Tuesday, May 20, 2014

Camping and Kayaking at Jonathan Dickinson State Park

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An Alligator Seen While Kayaking
Earlier this month, we finally got a chance to get away and go camping.  Friends of ours were able to book a river site at Jonathan Dickinson State Park, in Hobe Sound, FL.   This is the best area in the park to camp, because of all the trees and shade.  The Pine Grove campground is all open and not very secluded.

This camping trip was supposed to be three of my friends in an RV and Nadia and I in our tent.  I really love listening to the sounds of the outdoors.  As the camping trip got closer, one of our friends had to cancel, and they were calling for a rainy weekend with thunderstorms.  I took the easy way out and asked if Nadia and I could stay in the RV too.  

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Rain Clouds Rollin In

We arrived Friday night, but before we could start a fire, the rain started :(  So we climbed into the RV and told some ghost stories and then sang Karaoke - I tried, but I am not very good.  I prefer the privacy of my own home with no one around to hear me :)

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Saturday morning, we got an early start kayaking to try to beat the thunderstorms.  I have been canoeing and kayaking at Jonathan Dickinson numerous times and all I have seen on my trips were various birds and big fish jumping in the water.

We started out around 9:30 a.m. and there was no one on the water and the water was very calm.  About 15 minutes later, I see my first alligator while in a kayak.  I have only seen alligators from a boardwalk or air boat so this was new for me.  This was also Nadia's first time kayaking.  We were a little afraid, but we just showed it respect and stayed far away.

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My first alligator seen from a kayak
It swam in front of us and then went underwater.  So we paddled a bit faster, but thought it was a neat experience.  Then as we rounded a bend of mangroves.  I spotted another one.

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Then as we were kayaking a long.  I shouted, "Here is another one. Oh, no, sorry it is just a palm tree trunk in the water", then I got a good look at it. "No, it's, it's a Manatee!!!!" We were so excited.  I apologize the pictures of them did not come out too good.

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My first manatee spotted at Jonathan Dickinson State Park
We were just so excited until we realized they could tip us over into the water with the alligators.  They were not afraid of us and were very curious.  They were coming to us and us NOT going to them.

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It almost started to feel like Disney's Jungle Cruise. What was going to pop up out of the water next?

We continued to paddle on.  Our goal was to get to the Trapper Nelson Interpretive Site.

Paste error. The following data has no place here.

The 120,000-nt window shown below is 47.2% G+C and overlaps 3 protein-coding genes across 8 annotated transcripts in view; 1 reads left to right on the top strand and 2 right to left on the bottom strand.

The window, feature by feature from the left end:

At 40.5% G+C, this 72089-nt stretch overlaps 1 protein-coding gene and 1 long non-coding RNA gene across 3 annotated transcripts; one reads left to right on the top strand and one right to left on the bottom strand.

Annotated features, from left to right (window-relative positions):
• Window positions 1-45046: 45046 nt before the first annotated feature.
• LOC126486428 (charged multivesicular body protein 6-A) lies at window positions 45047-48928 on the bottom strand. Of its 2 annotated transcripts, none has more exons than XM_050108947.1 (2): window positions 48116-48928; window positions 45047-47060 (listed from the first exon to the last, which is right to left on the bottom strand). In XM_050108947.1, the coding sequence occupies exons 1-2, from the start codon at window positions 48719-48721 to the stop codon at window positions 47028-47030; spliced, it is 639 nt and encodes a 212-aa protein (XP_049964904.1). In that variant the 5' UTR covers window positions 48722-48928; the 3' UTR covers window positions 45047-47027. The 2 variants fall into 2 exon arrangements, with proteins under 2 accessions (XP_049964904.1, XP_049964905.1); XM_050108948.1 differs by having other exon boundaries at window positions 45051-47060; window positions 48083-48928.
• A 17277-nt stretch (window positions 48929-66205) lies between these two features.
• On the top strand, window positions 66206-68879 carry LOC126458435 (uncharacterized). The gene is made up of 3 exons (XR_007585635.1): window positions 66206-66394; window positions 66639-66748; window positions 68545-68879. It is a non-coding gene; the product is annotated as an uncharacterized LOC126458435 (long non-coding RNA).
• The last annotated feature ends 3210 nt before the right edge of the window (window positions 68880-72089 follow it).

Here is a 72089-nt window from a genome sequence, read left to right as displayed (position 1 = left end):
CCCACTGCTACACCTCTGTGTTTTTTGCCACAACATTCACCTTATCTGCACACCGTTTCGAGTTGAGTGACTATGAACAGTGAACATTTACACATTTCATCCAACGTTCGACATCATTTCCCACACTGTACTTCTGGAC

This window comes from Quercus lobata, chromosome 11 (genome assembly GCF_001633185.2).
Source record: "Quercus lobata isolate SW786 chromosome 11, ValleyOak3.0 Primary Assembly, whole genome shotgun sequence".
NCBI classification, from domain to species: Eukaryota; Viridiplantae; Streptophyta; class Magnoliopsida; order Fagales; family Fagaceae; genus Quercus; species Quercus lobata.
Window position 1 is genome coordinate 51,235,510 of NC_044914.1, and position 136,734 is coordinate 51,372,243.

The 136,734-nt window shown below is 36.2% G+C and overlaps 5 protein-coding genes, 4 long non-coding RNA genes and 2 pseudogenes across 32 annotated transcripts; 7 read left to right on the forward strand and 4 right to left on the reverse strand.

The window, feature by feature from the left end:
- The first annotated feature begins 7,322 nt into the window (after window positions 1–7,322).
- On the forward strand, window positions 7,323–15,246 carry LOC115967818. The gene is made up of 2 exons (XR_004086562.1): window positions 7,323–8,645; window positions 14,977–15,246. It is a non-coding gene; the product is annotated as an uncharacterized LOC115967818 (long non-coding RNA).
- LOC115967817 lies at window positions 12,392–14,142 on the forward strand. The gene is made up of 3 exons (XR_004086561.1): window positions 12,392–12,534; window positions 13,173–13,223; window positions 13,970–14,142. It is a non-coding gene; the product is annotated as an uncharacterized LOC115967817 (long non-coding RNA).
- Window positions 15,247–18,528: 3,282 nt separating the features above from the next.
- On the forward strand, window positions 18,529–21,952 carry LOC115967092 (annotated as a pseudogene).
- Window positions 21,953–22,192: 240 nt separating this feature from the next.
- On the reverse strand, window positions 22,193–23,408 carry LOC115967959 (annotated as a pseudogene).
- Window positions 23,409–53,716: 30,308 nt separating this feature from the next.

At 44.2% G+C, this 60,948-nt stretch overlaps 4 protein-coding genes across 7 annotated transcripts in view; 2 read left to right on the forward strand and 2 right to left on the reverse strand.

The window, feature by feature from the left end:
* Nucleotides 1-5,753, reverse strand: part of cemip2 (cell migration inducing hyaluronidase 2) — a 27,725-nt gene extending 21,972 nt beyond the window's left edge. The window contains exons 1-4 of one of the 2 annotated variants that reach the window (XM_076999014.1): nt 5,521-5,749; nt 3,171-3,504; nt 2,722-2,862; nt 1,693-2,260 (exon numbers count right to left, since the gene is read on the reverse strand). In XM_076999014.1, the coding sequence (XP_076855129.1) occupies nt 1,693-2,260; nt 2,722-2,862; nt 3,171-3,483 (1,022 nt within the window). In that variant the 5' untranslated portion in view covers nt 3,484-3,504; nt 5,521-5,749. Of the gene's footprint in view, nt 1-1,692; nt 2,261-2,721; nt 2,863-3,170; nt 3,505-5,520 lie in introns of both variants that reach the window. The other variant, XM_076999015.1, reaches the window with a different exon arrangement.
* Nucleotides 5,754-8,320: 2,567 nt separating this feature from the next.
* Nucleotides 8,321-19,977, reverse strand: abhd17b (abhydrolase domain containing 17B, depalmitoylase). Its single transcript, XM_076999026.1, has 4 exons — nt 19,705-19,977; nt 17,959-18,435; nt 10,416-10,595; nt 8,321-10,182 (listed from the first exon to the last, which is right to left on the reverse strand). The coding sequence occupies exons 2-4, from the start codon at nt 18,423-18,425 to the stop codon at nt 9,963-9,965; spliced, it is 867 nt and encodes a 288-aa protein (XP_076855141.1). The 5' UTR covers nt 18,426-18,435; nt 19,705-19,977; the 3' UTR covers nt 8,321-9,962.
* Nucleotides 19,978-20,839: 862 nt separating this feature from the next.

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A Turtle Sunning Himself
Another manatee.

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We then paddled by an Osprey nest.  It was huge and the Osprey was actually inside feeding her young.  

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Osprey Nest
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The Osprey feeding her young
We still were not at Trapper Nelson's yet, but I thought this cove of trees covered in moss looked neat, but I was to afraid to kayak in there.

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Finally, we arrived at Trapper Nelson's.  It took us about 2 1/2 hours to paddle there.

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The Boat Dock at Trapper Nelson's 
You just pull your boat up to the dock and get out.  

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Trapper Nelson came to live on the river around 1936.  He was a bit of a loner, who became a local legend known as the "Wildman of the Loxahatchee"  He had created a wildlife zoo back in the day and built his own cabins out there.

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Trapper Nelson
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The Trapper Nelson Interpretive Site is open 9:30 a.m. until 4:30 p.m. and closed Tuesdays and Wednesdays.  You can reach the site by canoe, kayak or aboard the 25-passenger Loxahatchee Queen II.

As for the paddle back, we did not stop to observe any wildlife and we made it back in an hour.  Remember do not feed the wildlife, this is including the manatees.

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When we got back to RV, we had lunch.  We went for a quick bike ride, cause the weather was starting to look really bad.

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An Alligator seen while bike riding
The wind was picking up and the temperature dropped a bit, but we were able to light a campfire for a bit before we had to bring it inside.  

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Even though we only got to sit around the campfire for a short time one night, it was still a fun and scenic trip.  You can read about our past trips to Jonathan Dickinson State Park by clicking on the links to the right.


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